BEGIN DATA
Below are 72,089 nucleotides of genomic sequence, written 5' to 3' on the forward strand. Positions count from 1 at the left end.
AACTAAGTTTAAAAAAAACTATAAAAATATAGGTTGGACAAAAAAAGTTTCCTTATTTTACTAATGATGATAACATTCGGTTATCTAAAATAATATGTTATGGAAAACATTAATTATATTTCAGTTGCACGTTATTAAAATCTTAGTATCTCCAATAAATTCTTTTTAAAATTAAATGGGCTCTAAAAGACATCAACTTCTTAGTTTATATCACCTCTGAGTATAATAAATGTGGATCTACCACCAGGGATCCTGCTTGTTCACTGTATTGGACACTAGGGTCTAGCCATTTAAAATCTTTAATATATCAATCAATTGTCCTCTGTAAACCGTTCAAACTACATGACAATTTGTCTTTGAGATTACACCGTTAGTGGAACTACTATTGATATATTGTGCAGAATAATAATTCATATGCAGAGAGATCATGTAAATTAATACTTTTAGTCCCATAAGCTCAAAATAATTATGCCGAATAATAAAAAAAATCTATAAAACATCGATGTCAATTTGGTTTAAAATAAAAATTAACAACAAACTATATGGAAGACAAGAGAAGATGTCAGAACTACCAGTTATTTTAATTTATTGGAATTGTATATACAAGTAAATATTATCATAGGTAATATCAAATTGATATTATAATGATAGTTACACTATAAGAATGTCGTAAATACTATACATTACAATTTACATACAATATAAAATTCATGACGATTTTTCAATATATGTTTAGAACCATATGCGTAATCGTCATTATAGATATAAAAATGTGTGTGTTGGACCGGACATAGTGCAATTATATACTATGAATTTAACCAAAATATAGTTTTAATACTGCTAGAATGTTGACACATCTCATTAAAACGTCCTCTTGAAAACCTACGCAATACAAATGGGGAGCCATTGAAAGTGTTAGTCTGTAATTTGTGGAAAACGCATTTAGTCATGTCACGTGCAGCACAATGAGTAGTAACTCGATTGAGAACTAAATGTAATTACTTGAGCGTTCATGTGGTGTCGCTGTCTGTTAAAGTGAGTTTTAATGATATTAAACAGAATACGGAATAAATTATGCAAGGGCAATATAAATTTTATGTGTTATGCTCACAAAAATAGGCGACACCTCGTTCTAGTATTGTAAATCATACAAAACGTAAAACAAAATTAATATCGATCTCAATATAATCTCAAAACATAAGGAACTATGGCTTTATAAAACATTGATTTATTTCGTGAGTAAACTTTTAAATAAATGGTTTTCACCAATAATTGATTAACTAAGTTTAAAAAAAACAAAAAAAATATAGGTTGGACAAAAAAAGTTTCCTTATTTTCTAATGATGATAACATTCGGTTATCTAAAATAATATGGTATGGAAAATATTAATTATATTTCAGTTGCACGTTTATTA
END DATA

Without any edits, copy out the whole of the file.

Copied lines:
Below are 72,089 nucleotides of genomic sequence, written 5' to 3' on the forward strand. Positions count from 1 at the left end.
AACTAAGTTTAAAAAAAACTATAAAAATATAGGTTGGACAAAAAAAGTTTCCTTATTTTACTAATGATGATAACATTCGGTTATCTAAAATAATATGTTATGGAAAACATTAATTATATTTCAGTTGCACGTTATTAAAATCTTAGTATCTCCAATAAATTCTTTTTAAAATTAAATGGGCTCTAAAAGACATCAACTTCTTAGTTTATATCACCTCTGAGTATAATAAATGTGGATCTACCACCAGGGATCCTGCTTGTTCACTGTATTGGACACTAGGGTCTAGCCATTTAAAATCTTTAATATATCAATCAATTGTCCTCTGTAAACCGTTCAAACTACATGACAATTTGTCTTTGAGATTACACCGTTAGTGGAACTACTATTGATATATTGTGCAGAATAATAATTCATATGCAGAGAGATCATGTAAATTAATACTTTTAGTCCCATAAGCTCAAAATAATTATGCCGAATAATAAAAAAAATCTATAAAACATCGATGTCAATTTGGTTTAAAATAAAAATTAACAACAAACTATATGGAAGACAAGAGAAGATGTCAGAACTACCAGTTATTTTAATTTATTGGAATTGTATATACAAGTAAATATTATCATAGGTAATATCAAATTGATATTATAATGATAGTTACACTATAAGAATGTCGTAAATACTATACATTACAATTTACATACAATATAAAATTCATGACGATTTTTCAATATATGTTTAGAACCATATGCGTAATCGTCATTATAGATATAAAAATGTGTGTGTTGGACCGGACATAGTGCAATTATATACTATGAATTTAACCAAAATATAGTTTTAATACTGCTAGAATGTTGACACATCTCATTAAAACGTCCTCTTGAAAACCTACGCAATACAAATGGGGAGCCATTGAAAGTGTTAGTCTGTAATTTGTGGAAAACGCATTTAGTCATGTCACGTGCAGCACAATGAGTAGTAACTCGATTGAGAACTAAATGTAATTACTTGAGCGTTCATGTGGTGTCGCTGTCTGTTAAAGTGAGTTTTAATGATATTAAACAGAATACGGAATAAATTATGCAAGGGCAATATAAATTTTATGTGTTATGCTCACAAAAATAGGCGACACCTCGTTCTAGTATTGTAAATCATACAAAACGTAAAACAAAATTAATATCGATCTCAATATAATCTCAAAACATAAGGAACTATGGCTTTATAAAACATTGATTTATTTCGTGAGTAAACTTTTAAATAAATGGTTTTCACCAATAATTGATTAACTAAGTTTAAAAAAAACAAAAAAAATATAGGTTGGACAAAAAAAGTTTCCTTATTTTCTAATGATGATAACATTCGGTTATCTAAAATAATATGGTATGGAAAATATTAATTATATTTCAGTTGCACGTTTATTA